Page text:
Delta CFO: Standalone plan superior to bid
ATLANTA — Delta Air Lines Inc. is actively telling its creditors that it believes its standalone plan is "far superior" to US Airways’
$8.7 billion offer to buy the company and create the nation’s largest carrier, Chief Financial Officer Ed Bastian said Friday.
In an interview with the Associated Press, Bastian said he and Chief Executive Gerald Grinstein are telling creditors the company will review US Airways’ bid disclosed Wednesday, but don’t believe it’s the right plan for Delta.
Bastian also said the Atlanta-based airline will "fight to make certain" that the airline emerges from Chapter 11 in the first half of next year as a strong competitor and it believes its standalone plan will be the "winning proposal."
Bastian said Friday that Delta plans to file its reorganization plan in mid-December, two months earlier than the Feb. 15 deadline. He said that was always Delta’s plan and it hasn’t moved up the date in light of US Airways’ bid.
Bastian declined to say if Delta was considering any legal options to protect its interests.
Meanwhile, US Airways on Friday was still trying to set up a meeting with the official committee of unsecured creditors in Delta’s bankruptcy case to pitch the offer to members, US Airways spokesman Phil Gee said.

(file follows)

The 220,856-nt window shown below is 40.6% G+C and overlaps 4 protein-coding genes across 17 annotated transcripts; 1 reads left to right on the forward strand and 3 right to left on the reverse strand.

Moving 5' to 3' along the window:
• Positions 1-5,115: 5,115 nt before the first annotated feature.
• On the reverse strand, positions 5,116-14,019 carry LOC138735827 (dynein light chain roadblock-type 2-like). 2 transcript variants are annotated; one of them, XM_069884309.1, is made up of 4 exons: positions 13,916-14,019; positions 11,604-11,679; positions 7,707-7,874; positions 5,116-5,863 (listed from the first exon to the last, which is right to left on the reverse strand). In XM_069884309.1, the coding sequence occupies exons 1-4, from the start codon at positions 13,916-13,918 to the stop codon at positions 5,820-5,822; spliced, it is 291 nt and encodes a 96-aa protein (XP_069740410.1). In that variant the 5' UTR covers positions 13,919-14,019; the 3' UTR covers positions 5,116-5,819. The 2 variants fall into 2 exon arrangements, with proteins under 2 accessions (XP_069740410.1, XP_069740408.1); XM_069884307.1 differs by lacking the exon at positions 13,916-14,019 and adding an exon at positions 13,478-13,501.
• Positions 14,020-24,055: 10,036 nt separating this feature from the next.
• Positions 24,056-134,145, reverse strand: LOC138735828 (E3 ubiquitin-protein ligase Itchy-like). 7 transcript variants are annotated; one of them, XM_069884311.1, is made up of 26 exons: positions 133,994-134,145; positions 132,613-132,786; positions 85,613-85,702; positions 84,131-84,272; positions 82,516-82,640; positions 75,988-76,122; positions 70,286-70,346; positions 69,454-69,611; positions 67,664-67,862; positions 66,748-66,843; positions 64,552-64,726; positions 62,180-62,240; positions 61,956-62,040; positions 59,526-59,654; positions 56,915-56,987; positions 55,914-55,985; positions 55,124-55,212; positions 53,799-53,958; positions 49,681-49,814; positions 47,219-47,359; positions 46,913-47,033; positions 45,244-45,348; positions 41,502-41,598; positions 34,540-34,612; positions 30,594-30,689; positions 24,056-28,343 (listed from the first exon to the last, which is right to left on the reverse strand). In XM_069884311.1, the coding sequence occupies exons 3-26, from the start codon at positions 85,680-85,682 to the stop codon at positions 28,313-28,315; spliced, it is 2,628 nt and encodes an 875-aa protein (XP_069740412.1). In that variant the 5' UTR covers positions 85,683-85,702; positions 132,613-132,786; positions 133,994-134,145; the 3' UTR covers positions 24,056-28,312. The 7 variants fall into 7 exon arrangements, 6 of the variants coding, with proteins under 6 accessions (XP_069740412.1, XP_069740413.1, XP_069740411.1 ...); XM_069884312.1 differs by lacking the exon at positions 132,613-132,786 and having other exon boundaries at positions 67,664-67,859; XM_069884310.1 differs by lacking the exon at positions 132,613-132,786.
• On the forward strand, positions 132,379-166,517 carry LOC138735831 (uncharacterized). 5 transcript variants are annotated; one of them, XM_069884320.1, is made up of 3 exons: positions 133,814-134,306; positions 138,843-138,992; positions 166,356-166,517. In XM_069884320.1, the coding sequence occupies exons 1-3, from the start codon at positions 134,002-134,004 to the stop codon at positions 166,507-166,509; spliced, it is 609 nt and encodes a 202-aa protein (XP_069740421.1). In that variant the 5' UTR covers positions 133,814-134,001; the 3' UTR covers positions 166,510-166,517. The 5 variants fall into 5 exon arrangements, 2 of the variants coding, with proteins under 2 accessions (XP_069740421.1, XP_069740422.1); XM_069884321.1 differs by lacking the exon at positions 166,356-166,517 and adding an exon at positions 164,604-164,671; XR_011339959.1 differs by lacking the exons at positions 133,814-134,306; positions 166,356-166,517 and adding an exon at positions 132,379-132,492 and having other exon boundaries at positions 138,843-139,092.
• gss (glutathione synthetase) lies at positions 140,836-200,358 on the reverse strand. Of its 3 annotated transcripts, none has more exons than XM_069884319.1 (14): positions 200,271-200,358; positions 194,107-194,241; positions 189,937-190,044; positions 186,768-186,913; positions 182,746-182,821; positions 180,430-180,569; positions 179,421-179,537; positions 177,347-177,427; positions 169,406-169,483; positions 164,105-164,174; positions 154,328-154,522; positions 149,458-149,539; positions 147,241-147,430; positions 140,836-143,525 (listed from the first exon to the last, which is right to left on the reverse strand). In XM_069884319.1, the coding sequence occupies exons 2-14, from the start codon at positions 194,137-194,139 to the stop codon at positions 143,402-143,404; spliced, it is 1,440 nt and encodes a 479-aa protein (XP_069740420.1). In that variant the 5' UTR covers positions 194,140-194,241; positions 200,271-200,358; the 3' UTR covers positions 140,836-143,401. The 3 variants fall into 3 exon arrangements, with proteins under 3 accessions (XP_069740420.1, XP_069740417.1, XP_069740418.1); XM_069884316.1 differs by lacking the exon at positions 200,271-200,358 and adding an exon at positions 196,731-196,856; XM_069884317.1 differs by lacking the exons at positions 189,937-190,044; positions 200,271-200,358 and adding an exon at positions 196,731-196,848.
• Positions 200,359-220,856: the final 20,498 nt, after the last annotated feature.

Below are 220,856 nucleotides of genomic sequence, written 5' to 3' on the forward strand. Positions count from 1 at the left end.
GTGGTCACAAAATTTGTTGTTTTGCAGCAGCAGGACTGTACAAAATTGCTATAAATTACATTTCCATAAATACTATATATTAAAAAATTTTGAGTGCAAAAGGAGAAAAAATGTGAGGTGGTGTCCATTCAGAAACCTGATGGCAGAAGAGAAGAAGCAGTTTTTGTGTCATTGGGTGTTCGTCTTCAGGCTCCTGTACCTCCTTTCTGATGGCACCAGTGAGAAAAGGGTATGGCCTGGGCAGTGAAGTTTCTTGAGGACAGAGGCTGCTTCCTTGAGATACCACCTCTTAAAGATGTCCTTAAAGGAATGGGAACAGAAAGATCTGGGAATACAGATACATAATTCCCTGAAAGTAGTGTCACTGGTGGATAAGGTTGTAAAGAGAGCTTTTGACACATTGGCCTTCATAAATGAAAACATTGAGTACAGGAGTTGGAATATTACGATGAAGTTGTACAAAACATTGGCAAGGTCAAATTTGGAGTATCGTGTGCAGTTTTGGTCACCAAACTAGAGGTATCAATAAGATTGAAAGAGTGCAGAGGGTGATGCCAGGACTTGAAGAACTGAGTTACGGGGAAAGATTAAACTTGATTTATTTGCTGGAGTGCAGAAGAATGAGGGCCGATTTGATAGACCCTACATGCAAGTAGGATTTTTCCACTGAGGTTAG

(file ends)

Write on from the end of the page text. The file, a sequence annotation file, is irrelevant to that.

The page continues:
The Tempe, Ariz.-based airline hopes to set up a meeting as early as next week, Gee said, adding that no discussions have occurred between the two sides since the offer was made public.
Bastian said Delta is trying to answer its employees’ and customers’ questions in light of the developments.
Also Friday, US Airways said its proposed buyout of Delta won’t hurt competition and shouldn’t trigger a regulatory challenge.
The airline said in a presentation it made to analysts and filed with the Securities and Exchange Commission that the industry is far more competitive than at the beginning of the decade and new low-cost carriers like JetBlue Airways Corp. and AirTran Holdings Inc. have joined Southwest Airlines Co. as competitors.
The airline said even if it succeeds in its buyout of Delta it will control just 18.2 percent of the domestic market after it trims its fleet as part of the merger.